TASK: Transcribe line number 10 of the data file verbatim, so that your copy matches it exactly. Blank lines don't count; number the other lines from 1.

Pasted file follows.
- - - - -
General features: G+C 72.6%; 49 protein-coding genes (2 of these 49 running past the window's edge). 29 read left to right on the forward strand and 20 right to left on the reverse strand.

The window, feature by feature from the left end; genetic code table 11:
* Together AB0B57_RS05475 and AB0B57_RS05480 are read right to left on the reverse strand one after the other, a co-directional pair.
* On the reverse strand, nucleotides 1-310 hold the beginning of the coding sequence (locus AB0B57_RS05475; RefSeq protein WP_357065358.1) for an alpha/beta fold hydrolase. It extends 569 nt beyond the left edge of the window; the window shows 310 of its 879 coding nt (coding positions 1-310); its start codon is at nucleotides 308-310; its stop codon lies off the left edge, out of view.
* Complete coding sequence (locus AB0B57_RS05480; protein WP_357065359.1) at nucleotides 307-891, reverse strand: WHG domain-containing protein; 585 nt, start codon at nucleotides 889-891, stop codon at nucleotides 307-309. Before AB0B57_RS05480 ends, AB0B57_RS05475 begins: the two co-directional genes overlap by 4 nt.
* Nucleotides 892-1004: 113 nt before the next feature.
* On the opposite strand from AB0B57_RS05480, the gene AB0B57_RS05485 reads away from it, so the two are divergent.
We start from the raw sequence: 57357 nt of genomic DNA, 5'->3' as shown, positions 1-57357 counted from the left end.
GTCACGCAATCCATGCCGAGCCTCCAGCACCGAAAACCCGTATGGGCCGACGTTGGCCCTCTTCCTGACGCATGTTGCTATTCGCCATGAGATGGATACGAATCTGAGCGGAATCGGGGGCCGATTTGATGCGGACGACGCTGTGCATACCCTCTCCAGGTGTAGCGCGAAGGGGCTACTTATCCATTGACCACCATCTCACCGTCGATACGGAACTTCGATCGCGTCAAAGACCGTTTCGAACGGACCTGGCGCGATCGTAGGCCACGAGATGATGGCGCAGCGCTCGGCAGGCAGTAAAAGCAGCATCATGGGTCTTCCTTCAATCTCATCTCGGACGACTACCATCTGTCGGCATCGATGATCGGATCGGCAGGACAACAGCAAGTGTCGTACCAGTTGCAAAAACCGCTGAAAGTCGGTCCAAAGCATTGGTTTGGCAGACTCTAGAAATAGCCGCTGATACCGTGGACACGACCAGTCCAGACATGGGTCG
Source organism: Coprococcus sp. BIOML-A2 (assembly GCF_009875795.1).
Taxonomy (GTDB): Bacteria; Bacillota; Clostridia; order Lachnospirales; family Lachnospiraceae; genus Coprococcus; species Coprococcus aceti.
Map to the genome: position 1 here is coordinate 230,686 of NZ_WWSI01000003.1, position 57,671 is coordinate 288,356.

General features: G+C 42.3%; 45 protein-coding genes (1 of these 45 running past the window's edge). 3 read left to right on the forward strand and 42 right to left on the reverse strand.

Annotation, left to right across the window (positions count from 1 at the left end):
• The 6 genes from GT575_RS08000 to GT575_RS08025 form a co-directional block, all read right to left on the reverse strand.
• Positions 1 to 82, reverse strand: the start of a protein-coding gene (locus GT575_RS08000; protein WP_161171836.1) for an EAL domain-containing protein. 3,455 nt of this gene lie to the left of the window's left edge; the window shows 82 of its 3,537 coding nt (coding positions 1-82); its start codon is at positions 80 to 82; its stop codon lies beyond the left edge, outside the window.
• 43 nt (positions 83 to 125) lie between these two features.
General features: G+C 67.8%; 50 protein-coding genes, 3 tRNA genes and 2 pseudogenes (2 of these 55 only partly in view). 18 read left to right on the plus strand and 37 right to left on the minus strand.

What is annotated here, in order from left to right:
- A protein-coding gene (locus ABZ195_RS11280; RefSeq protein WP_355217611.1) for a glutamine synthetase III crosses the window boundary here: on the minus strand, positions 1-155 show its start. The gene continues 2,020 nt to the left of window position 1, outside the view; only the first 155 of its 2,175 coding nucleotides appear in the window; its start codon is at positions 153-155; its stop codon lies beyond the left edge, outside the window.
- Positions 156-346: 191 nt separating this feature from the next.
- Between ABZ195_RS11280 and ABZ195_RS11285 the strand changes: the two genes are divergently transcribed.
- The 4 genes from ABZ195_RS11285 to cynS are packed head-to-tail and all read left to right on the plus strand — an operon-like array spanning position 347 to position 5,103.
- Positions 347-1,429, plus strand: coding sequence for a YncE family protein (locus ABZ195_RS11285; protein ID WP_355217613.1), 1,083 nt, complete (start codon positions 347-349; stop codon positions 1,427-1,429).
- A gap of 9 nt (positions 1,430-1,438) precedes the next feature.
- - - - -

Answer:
Source organism: Coprococcus sp. BIOML-A2 (assembly GCF_009875795.1).